Idyllic images of rural retirement have been rudely interrupted by a frustratingly stubborn kidney stone.
I went back to Tampa General Hospital on Monday expecting to leave the thing behind but ended up staying until Wednesday. After nearly two hours of Roto-rutting (which I thankfully slept through!) the surgeon gave up and left the broken stone behind. In four weeks he’ll go back in to try again.
(I remember Sundays when I went home grateful that the sermon I preached that day wasn’t my only chance to get it right!)
Again, I can’t say enough good things about TGH but I wouldn’t recommend it for fine cuisine. Hospital food is, well, hospital food. The day after surgery, still groggy and in pain when lunch arrived, I uncovered a hunk of sausage pizza that had at one time been hot and some broccoli that had at one time been green. To be fair, the food improved; it’s hard to mess up chicken noodle soup or chef’s salad. But the service couldn’t have been better and if I were looking for a great menu I can name plenty of good places to go.
Interestingly enough, I have no profound spiritual insights from the experience, except to say that as one who has offered countless prayers for others in the hospital, I am profoundly grateful for the person who held my hand and prayed for me.
Enough, already, on the health report. We’re off for a few days in the Birkshires to relax and soak up some culture!
Now, to something more important.
Enough to Make You Cry
Take a good look; a look that penetrates the self-protective shields of social acceptability; a look that goes deeply into the heart; a look that is a finite expression of the infinite love with which God looks out on our world, and it’s enough to make anyone with a heart cry.
It’s what the prophet Jeremiah felt when he looked at his world and wrote, “If only my head were a spring of water and my eyes a fountain of tears, I would weep day and night for the wounds of my people.” (Jeremiah 9:1)
Read the headlines or watch the evening news and we know why Jesus wept over Jerusalem saying, “If they only knew the things that make for peace.” (Luke 19:42)
We weep for residents of Tel Aviv fleeing to bomb shelters and for Palestinians who have nowhere to hide from the attacks that are destroying their homes in Gaza.
We weep for thousands of children making their way across our border only to be caught up in our hopelessly confused and politicized immigration system.
We weep for millions of people who are homeless refugees because of the conflicts in Ukraine, in parts of Africa, and as a result of our wars in Iraq and Afghanistan.
We weep for the lives that have been lost in jets that have been blown out of the sky.
And we weep — the way Jesus wept beside the grave of his friend, Lazarus – for the deeply personal wounds, hurts, disappointments that sooner or late come crashing in on every one of us.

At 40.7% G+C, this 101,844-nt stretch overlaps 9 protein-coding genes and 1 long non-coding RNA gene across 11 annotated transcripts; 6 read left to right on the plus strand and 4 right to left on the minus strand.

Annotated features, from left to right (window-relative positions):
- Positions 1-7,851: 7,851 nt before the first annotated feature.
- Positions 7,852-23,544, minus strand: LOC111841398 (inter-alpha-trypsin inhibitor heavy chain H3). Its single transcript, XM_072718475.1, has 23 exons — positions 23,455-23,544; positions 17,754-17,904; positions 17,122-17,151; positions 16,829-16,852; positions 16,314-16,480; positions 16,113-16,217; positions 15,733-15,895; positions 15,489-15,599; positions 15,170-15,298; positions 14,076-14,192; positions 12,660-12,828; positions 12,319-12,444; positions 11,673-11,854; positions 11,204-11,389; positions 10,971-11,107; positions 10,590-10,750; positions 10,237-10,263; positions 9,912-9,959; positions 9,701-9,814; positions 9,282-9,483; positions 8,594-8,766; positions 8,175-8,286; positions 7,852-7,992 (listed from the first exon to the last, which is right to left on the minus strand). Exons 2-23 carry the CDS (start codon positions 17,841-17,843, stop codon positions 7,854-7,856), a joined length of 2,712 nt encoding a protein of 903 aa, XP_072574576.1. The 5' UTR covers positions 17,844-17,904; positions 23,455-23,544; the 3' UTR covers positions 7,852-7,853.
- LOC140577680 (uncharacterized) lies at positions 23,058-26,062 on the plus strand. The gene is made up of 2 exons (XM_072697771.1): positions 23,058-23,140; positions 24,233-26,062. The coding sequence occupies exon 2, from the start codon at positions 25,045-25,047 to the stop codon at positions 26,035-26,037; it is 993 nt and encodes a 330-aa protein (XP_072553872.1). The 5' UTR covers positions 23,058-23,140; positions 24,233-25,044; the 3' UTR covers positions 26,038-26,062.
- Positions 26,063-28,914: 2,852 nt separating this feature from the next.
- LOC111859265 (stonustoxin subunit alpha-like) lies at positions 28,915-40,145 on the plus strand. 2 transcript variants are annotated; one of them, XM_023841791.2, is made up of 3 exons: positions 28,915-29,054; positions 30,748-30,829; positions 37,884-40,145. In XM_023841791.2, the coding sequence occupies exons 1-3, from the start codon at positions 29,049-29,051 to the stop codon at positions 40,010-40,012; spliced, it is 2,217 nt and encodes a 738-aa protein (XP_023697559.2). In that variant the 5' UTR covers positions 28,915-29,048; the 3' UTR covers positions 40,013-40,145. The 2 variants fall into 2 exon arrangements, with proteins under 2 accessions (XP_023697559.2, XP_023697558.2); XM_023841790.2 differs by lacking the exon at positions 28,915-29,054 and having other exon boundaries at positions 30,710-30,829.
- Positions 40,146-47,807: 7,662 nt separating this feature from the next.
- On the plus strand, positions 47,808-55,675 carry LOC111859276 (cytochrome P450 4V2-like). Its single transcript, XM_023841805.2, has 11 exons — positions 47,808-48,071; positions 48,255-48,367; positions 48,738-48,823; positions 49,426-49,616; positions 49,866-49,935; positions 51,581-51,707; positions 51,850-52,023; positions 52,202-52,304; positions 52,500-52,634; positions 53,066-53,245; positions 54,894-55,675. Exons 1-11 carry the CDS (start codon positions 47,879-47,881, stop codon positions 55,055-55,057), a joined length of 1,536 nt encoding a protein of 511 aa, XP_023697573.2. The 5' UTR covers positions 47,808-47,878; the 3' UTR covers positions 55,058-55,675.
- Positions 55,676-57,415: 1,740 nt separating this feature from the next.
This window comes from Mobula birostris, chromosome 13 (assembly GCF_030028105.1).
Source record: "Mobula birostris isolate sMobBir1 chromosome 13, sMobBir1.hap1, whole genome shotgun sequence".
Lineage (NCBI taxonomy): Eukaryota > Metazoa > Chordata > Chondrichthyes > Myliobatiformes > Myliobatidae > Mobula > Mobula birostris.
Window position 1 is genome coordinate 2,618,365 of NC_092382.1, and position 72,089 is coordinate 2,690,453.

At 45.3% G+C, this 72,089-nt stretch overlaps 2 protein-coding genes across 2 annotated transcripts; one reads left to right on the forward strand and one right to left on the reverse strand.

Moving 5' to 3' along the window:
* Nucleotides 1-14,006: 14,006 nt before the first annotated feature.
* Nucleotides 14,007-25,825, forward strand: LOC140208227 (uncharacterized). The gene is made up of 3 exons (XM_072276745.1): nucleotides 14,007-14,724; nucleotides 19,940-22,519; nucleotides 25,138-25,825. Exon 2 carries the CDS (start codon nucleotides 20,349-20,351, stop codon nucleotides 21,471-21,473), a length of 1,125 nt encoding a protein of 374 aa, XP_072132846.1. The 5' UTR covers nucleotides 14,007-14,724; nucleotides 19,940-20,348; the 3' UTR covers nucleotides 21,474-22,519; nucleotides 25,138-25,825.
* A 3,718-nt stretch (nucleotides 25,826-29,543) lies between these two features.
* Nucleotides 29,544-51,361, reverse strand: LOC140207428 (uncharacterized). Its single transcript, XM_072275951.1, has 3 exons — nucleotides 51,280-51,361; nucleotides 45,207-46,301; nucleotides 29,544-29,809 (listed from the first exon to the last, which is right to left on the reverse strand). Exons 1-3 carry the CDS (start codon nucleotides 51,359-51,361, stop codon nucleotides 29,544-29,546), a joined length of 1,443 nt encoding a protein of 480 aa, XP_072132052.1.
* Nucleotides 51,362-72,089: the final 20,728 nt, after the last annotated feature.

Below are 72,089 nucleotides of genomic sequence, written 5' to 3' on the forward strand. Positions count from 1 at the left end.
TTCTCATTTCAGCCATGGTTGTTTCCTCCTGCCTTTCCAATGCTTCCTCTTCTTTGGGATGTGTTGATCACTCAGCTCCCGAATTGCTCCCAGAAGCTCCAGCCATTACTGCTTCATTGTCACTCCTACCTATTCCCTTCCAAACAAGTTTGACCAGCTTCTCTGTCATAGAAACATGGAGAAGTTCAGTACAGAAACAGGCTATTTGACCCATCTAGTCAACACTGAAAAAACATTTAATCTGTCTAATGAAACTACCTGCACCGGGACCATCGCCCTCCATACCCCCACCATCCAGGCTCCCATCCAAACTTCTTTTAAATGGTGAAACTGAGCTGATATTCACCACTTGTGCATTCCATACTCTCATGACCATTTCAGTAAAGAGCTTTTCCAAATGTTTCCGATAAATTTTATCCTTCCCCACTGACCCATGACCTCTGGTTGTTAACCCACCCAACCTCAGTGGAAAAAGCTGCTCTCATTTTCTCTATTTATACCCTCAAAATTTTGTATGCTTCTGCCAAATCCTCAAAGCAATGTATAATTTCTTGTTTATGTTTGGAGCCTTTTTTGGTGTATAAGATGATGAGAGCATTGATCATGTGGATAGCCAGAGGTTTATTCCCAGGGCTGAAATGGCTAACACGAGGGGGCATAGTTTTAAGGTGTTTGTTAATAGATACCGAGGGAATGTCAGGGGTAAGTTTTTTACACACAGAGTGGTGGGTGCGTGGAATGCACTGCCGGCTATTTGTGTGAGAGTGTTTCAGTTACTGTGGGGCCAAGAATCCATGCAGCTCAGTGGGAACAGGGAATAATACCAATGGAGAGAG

With Jeremiah, we ask, “Is there no balm in Gilead? Is there no physician there?” (Jeremiah 8:22)
I also know how Jeremiah felt when he said: “If only I could flee for shelter in the desert/to leave my people and forget them.” (Jeremiah 9:2)
I’d probably not choose the desert. I might take a house on the beach or a cabin in the mountains. I might just turn off the television, cancel the newspaper, go to a movie and stop paying attention to the pain and suffering around me. Sometimes we’d all like to flee.
Weep or flee? Which will it be? The truth is that there are times for both. There are times when I need to weep for the wounds of the world around me. And there are times when I need to accept Jesus’ invitation, “Come away to a deserted place all by yourselves and rest a while.” (Mark 6:31)
So, where is God in all of this? It may be when Jeremiah hears God say, “I am going to refine them, for what else can I do with my people?” (Jeremiah 9:7)
I’m not suggesting that God causes the terrible things that happen in order to teach us a lesson. I’m a Wesleyan, not a Calvinist. Most of the things that make us weep are a direct result of human decisions that are an outright contradiction of the will of God. Our sinful choices are enough to make God cry.
Although God does not cause everything that happens, God is able to use anything that happens to refine us, the way gold and silver are refined. Instead of making us bitter, it can make us better.
The Spirit of God is present in our tears to break our hearts with the things that break the heart of God, to show us the ways in which we contribute to the pain of the world, to form us more fully into the likeness of Christ, and to enable us to participate in God’s healing work in this world. If there is a “balm in Gilead to heal the sin-sick soul” it will be found in the hearts, lives and actions of faithful people who become the agents of God’s love in the lives of others.
Perhaps the Christ-shaped alternative is not just to weep or to flee, but to become God’s healing presence in the world. At least it’s worth praying for.